Doctors are prescribing too many stronger opioids, says insurance lobby
Doctors should lower the dosage and duration of opioid prescriptions in order to help fight the opioid epidemic, according to a new insurance industry study.
Insurance lobby America’s Health Insurance Plans released data on Wednesday that detailed prescribing patterns of opioids from 2009 to 2013 in employer-sponsored health plans. The data showed doctors are still prescribing too many opioids, a key driver that fueled the opioid epidemic that federal data shows kills 91 people each day.
AHIP looked at insurance claims to determine how doctors met six of twelve recommendations from the Centers for Disease Control and Prevention on how to prescribe opioids. The data was based on claims from 2009 to 2013, before the recommendations were released in 2016.
Overall, 97 percent of opioid prescriptions during that timeframe were for immediate-release opioids. This hews closely to the CDC’s recommendation that doctors need to prescribe immediate-release opioids as the first opioid prescription for a patient with chronic pain, instead of an extended-release painkiller.
However, the claims data also showed that 25 percent of initial opioid prescriptions exceeded the CDC’s recommended dosage. The report indicated there must be improvement on the dosage doctors prescribe.
Doctors also need to do better on the duration of opioids prescribed. The CDC recommends that when opioids are used for acute pain, doctors should prescribe a low dose of an immediate-release opioid and only give a three-day supply.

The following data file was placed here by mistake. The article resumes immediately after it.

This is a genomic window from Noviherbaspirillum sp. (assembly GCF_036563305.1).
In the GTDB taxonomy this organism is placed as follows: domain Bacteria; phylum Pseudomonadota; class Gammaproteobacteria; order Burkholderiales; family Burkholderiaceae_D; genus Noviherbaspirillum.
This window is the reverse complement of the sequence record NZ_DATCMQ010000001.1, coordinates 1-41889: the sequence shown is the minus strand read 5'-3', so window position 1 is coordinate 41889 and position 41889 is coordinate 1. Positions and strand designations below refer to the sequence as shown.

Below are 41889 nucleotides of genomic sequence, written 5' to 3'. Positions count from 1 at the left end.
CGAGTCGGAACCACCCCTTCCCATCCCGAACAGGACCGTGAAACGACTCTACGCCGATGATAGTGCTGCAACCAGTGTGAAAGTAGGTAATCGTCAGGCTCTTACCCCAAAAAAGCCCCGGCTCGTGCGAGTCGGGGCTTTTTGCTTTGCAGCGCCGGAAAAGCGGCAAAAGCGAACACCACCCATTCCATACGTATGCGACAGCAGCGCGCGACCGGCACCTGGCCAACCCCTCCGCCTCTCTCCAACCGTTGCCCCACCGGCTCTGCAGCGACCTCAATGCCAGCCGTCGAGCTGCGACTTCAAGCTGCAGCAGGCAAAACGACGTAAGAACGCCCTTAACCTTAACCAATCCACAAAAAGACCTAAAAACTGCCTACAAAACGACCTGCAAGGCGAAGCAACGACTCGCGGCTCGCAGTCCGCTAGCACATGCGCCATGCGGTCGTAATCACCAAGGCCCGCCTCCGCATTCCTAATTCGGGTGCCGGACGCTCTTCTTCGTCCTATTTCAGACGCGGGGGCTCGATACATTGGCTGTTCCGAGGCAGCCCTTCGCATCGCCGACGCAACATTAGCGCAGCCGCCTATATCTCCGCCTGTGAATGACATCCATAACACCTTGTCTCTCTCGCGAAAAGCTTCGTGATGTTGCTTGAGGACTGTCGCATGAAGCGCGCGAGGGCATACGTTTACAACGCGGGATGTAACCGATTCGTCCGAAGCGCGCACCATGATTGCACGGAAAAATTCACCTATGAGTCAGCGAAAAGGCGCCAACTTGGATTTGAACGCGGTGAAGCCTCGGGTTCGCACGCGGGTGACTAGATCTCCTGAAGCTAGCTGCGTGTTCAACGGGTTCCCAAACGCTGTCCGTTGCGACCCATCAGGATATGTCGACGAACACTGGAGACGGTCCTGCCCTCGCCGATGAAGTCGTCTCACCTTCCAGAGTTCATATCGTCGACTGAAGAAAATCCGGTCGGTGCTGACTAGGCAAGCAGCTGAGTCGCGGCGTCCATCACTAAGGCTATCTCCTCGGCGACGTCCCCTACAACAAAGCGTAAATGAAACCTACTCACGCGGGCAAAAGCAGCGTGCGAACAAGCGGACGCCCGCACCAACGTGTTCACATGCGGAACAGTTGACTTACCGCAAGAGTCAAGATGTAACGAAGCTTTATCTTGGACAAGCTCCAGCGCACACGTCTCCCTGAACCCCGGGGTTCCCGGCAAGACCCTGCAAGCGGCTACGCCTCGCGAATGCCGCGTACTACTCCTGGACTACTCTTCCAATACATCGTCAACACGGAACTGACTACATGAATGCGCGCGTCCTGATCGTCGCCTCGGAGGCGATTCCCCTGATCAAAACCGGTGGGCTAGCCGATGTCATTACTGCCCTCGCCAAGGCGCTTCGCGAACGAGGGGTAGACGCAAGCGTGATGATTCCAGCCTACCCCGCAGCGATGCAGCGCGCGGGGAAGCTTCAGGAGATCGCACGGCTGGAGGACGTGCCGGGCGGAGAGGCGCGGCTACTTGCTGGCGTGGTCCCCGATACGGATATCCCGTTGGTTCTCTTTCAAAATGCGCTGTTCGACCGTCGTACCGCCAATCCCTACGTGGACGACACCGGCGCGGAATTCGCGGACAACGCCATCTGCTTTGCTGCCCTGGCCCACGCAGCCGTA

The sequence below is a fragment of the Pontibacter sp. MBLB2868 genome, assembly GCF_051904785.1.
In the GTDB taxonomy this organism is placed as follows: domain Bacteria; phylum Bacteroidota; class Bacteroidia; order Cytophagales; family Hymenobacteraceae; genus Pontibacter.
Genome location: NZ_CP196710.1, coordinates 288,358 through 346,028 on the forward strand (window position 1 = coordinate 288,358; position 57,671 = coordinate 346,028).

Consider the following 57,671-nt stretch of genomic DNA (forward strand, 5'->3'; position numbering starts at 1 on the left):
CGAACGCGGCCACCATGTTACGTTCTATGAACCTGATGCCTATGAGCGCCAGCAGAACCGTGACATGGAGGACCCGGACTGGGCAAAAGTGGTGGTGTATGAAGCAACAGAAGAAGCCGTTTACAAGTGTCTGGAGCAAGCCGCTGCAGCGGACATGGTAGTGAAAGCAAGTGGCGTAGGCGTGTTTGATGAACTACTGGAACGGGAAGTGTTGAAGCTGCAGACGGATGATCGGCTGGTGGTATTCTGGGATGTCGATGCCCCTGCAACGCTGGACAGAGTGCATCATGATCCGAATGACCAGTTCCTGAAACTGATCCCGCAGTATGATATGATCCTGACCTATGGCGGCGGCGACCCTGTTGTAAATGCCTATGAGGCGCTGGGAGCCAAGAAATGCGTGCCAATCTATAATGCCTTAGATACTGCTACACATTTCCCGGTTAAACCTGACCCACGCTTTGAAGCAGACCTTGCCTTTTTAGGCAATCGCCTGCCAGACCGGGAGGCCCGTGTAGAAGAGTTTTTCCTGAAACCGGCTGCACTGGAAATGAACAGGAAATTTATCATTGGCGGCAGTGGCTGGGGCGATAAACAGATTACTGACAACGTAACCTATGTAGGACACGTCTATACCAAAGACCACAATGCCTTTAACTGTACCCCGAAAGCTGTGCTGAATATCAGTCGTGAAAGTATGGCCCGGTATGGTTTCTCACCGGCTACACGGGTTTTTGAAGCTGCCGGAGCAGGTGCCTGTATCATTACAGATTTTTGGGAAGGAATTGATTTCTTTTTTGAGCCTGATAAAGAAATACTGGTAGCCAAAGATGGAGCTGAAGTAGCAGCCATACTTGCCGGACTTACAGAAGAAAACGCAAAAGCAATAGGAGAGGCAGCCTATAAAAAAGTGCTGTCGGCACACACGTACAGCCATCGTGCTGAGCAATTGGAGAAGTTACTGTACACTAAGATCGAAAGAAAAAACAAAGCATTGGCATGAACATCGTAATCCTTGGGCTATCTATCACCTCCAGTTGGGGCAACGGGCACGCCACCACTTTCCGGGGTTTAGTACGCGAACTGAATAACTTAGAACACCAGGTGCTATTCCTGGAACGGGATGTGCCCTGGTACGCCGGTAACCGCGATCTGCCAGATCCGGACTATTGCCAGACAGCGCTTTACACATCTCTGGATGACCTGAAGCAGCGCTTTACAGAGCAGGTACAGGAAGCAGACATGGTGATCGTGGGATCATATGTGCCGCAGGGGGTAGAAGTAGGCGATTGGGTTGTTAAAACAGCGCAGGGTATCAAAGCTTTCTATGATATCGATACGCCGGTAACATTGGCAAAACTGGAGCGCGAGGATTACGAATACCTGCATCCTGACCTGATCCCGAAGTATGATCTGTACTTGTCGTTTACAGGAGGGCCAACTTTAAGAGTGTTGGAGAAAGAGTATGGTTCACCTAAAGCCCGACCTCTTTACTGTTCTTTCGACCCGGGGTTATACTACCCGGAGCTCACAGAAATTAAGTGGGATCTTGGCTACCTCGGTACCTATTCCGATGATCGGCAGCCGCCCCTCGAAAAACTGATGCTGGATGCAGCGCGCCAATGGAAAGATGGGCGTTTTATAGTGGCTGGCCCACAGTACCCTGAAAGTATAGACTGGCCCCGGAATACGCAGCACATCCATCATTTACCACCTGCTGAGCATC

But AHIP found that 57 percent of opioid prescriptions for acute pain were for four or more days, which is beyond the CDC recommendations.
Another glaring problem is that only 1 percent of patients got a urine drug test before being prescribed an opioid, and between 6 and 15 percent got annual urine tests while getting chronic opioid therapy, AHIP said. CDC calls for urine testing before prescribing opioids for chronic pain.
In addition, more than 40 percent of chronic pain patients were prescribed a benzodiazepine like Xanax alongside an opioid. CDC recommends that opioids and benzodiazepines should not be prescribed concurrently.
AHIP’s report is based on insurance claims data from the Truven MarketScan Database, which contains data from large employers and health plans across the U.S. The database has information on claims from tens of millions of people from 2008 to 2014.
CDC data has shown that doctors are starting to get the message on opioid overprescribing, which was a major driver of opioid overdose deaths. CDC found that sales of opioids quadrupled in the U.S. from 1999 to 2014.
The agency reported last year that opioid prescribing peaked in 2010 and decreased each year through 2015. The CDC cautioned that prescribing still remains high and varies widely from county to county.
Opioid overdose deaths still remain high, as overprescribing ebbed due mainly to the explosion of illicit sales of powerful painkiller fentanyl, which is 100 times more potent than morphine.
A recent congressional report found that it is extremely easy to order fentanyl online from overseas sellers.
Congress is also pondering adding more funding to fight the opioid epidemic as a budget deal nears.